Re: Benjamin 1734-1832 and Jeremiah Bolling
Mike, I think your approach to this subject is both practical and creative.I particularly liked the following observation: "The insistence on primary sources, while desireable, may leave us without answers. Genealogy seems more like a murder investigation, rife with false leads, missing evidence, contradictions, and outright lies, rather than a murder mystery with clearcut and unassailable proof. We often have to sort the evidence and make decisions on the preponderance, rather than a smoking gun."
Primary sources and clear evidence are often hard to come by when pursuing a family history back through the centuries.To INSIST on primary sources when none may exist is, as you suggest, futile.
What intrigues me about the controversy surrounding the offspring of John and Elizabeth Blair Bolling is that while plenty of contemporary evidence links the eight "consensus" Red Bollings to their dad, no contemporary evidence supports the idea that any of the 12 "Blues" were children of John Bolling.It's not as if there's "some" evidence for William, "more" for Benjamin, "less" for Rolfe, etc., it's that there's none for any of them.I do NOT conclude from this that the paternity of John Bolling for one or more of the 12 should be definitively ruled out.I just find it curious that there are all kinds of contemporary writings about the eight and their connection to John Bolling and nothing for the 12.
Your idea of trying to find patterns in Blue Bolling narratives is excellent.When I started my own research a few years ago I focused on one of the 12: Powhatan (1754-?).After several years of searching and imploring fellow researchers to share with me information about the Powhatan Bolling born in 1754, I came to the conclusion that the person who created the list subsequently published by Zelma Wells Price and others had made a mistake.The real Powhatan Bolling (1767-1803) was a grandson of John Bolling.The list-maker had probably heard of Powhatan Bolling and assumed he was a child of John and Elizabeth, creating (on what basis we'll probably never know) a date and place of birth.The list-maker -- who presumably was very much focused on his own ancestor -- may have used a similar approach to account for other Bollings he heard of.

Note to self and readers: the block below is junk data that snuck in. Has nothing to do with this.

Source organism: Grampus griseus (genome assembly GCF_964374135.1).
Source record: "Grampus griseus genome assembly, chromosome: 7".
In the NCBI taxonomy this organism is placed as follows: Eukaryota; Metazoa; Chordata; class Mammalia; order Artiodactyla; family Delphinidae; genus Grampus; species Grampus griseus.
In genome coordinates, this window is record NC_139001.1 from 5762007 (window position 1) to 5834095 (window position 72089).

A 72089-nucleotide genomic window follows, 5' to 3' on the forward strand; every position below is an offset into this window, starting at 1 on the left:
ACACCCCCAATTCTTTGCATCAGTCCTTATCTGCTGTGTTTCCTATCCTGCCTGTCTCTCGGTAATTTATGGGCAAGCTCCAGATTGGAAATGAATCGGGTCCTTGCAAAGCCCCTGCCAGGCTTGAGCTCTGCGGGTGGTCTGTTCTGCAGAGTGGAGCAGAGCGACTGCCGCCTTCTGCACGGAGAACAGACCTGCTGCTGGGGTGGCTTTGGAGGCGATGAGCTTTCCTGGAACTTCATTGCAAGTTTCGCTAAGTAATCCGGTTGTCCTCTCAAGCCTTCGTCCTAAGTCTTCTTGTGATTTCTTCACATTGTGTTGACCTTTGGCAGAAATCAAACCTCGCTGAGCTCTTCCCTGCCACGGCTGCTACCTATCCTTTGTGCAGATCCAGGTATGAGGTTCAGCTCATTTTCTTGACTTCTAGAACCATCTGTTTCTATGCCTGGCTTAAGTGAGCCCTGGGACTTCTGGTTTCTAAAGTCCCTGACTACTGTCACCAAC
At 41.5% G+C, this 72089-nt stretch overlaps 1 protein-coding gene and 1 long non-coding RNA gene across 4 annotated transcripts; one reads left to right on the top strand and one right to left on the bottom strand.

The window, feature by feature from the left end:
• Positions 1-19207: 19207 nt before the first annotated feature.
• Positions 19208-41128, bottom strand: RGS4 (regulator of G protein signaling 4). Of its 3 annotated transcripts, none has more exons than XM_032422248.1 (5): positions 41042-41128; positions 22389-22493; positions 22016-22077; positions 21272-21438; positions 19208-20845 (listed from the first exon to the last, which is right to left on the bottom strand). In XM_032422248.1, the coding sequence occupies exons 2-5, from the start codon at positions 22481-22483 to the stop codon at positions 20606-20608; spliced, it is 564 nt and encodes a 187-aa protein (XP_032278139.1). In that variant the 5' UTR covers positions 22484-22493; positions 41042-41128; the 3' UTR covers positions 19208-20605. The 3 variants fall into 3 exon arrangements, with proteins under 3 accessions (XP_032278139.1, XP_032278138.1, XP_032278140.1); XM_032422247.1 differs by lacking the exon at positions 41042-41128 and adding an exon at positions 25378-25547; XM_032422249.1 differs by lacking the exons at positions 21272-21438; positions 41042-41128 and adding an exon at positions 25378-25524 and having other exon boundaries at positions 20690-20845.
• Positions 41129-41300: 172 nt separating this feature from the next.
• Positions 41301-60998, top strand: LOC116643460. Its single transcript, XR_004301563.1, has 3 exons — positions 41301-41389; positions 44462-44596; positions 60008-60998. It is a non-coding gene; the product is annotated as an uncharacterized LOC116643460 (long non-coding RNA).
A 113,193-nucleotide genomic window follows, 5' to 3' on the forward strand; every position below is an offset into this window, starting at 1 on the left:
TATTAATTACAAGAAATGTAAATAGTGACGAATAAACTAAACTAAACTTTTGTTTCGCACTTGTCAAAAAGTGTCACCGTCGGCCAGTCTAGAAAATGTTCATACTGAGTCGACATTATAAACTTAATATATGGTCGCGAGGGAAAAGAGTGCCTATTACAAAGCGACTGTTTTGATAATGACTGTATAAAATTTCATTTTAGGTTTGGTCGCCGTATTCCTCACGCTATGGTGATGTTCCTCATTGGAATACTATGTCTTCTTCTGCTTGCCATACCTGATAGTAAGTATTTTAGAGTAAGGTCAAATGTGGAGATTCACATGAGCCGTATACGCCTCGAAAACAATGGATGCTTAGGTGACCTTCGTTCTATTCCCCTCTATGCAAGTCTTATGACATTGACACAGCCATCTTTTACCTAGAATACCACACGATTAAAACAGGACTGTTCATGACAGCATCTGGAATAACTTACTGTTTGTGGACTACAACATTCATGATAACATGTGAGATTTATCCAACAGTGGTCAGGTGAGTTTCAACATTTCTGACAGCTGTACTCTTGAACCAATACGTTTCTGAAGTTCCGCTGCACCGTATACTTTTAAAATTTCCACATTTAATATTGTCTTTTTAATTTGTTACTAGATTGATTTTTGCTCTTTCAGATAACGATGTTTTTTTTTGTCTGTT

Is the Powhatan Bolling error a "smoking gun" that implies something negative about the other 11 disputed names?I'll let others decide.Although I firmly believe (for example) that the "William and Amelia Randolph Bolling" story is largely mythological, I'm not prepared to say with certitude that none of the 12 was fathered by John Bolling.It just strikes me as interesting that IF we were to approach this on a "clean slate" basis -- throwing out the consensus over eight names -- we would quickly find plenty of 18th century evidence for the eight and none whatsoever for the other 12.
My modest suggestion is that the "Red, White and Blue" controversy be held in abeyance while researchers sift for evidence.I think I've come to the end of the road with "1754" Powhatan: there was no such person.I presume that most, if not all, of the other 11 existed.If it can be established through contemporary sources that John Bolling fathered eight children who reached adulthood, surely there must be something to substantiate one or more additional adult children IF there were any.Otherwise we might be left with two standards of proof (or preponderance, if you prefer): one high, exacting standard for eight names; and one loose, "benefit of the doubt" standard for 12.
Your suggested approach is very systematic and may produce some answers.I hope the above input on Powhatan at least narrows the scope of your inquiry by one name.